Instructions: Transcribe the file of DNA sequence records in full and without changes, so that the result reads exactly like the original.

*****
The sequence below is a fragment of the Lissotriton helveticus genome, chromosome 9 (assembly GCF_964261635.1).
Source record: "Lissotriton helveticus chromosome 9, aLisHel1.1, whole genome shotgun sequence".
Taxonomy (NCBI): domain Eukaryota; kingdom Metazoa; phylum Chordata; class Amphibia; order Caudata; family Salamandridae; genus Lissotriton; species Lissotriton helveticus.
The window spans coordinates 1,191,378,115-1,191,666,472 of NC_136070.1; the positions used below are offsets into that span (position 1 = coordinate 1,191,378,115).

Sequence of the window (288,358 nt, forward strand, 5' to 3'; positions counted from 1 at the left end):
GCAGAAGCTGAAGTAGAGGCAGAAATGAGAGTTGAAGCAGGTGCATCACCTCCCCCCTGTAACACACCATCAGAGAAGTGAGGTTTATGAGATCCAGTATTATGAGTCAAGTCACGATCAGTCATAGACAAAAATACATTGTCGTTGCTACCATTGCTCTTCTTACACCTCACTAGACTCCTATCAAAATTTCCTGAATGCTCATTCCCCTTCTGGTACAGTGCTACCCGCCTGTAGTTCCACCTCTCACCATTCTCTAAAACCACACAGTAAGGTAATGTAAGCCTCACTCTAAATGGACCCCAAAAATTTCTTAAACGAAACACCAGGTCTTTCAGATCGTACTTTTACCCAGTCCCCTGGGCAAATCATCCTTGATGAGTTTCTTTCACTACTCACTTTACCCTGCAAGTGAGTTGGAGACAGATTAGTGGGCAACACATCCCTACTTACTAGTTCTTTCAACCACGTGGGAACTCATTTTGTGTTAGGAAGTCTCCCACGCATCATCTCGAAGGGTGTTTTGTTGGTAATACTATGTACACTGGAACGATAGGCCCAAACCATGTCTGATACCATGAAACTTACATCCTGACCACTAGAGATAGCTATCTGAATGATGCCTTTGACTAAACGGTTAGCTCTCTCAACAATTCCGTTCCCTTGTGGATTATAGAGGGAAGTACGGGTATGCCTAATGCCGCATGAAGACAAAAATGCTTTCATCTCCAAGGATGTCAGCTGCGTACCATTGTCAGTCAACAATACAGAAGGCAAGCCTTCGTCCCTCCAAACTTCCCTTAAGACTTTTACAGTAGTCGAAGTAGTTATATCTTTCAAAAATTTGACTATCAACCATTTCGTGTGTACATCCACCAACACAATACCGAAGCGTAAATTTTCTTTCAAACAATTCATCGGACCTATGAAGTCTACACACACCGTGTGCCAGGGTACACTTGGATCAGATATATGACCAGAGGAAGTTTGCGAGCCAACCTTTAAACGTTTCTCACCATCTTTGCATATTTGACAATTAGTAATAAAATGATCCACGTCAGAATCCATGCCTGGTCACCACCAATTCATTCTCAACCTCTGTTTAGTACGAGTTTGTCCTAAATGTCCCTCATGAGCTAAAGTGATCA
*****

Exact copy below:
The sequence below is a fragment of the Lissotriton helveticus genome, chromosome 9 (assembly GCF_964261635.1).
Source record: "Lissotriton helveticus chromosome 9, aLisHel1.1, whole genome shotgun sequence".
Taxonomy (NCBI): domain Eukaryota; kingdom Metazoa; phylum Chordata; class Amphibia; order Caudata; family Salamandridae; genus Lissotriton; species Lissotriton helveticus.
The window spans coordinates 1,191,378,115-1,191,666,472 of NC_136070.1; the positions used below are offsets into that span (position 1 = coordinate 1,191,378,115).

Sequence of the window (288,358 nt, forward strand, 5' to 3'; positions counted from 1 at the left end):
GCAGAAGCTGAAGTAGAGGCAGAAATGAGAGTTGAAGCAGGTGCATCACCTCCCCCCTGTAACACACCATCAGAGAAGTGAGGTTTATGAGATCCAGTATTATGAGTCAAGTCACGATCAGTCATAGACAAAAATACATTGTCGTTGCTACCATTGCTCTTCTTACACCTCACTAGACTCCTATCAAAATTTCCTGAATGCTCATTCCCCTTCTGGTACAGTGCTACCCGCCTGTAGTTCCACCTCTCACCATTCTCTAAAACCACACAGTAAGGTAATGTAAGCCTCACTCTAAATGGACCCCAAAAATTTCTTAAACGAAACACCAGGTCTTTCAGATCGTACTTTTACCCAGTCCCCTGGGCAAATCATCCTTGATGAGTTTCTTTCACTACTCACTTTACCCTGCAAGTGAGTTGGAGACAGATTAGTGGGCAACACATCCCTACTTACTAGTTCTTTCAACCACGTGGGAACTCATTTTGTGTTAGGAAGTCTCCCACGCATCATCTCGAAGGGTGTTTTGTTGGTAATACTATGTACACTGGAACGATAGGCCCAAACCATGTCTGATACCATGAAACTTACATCCTGACCACTAGAGATAGCTATCTGAATGATGCCTTTGACTAAACGGTTAGCTCTCTCAACAATTCCGTTCCCTTGTGGATTATAGAGGGAAGTACGGGTATGCCTAATGCCGCATGAAGACAAAAATGCTTTCATCTCCAAGGATGTCAGCTGCGTACCATTGTCAGTCAACAATACAGAAGGCAAGCCTTCGTCCCTCCAAACTTCCCTTAAGACTTTTACAGTAGTCGAAGTAGTTATATCTTTCAAAAATTTGACTATCAACCATTTCGTGTGTACATCCACCAACACAATACCGAAGCGTAAATTTTCTTTCAAACAATTCATCGGACCTATGAAGTCTACACACACCGTGTGCCAGGGTACACTTGGATCAGATATATGACCAGAGGAAGTTTGCGAGCCAACCTTTAAACGTTTCTCACCATCTTTGCATATTTGACAATTAGTAATAAAATGATCCACGTCAGAATCCATGCCTGGTCACCACCAATTCATTCTCAACCTCTGTTTAGTACGAGTTTGTCCTAAATGTCCCTCATGAGCTAAAGTGATCA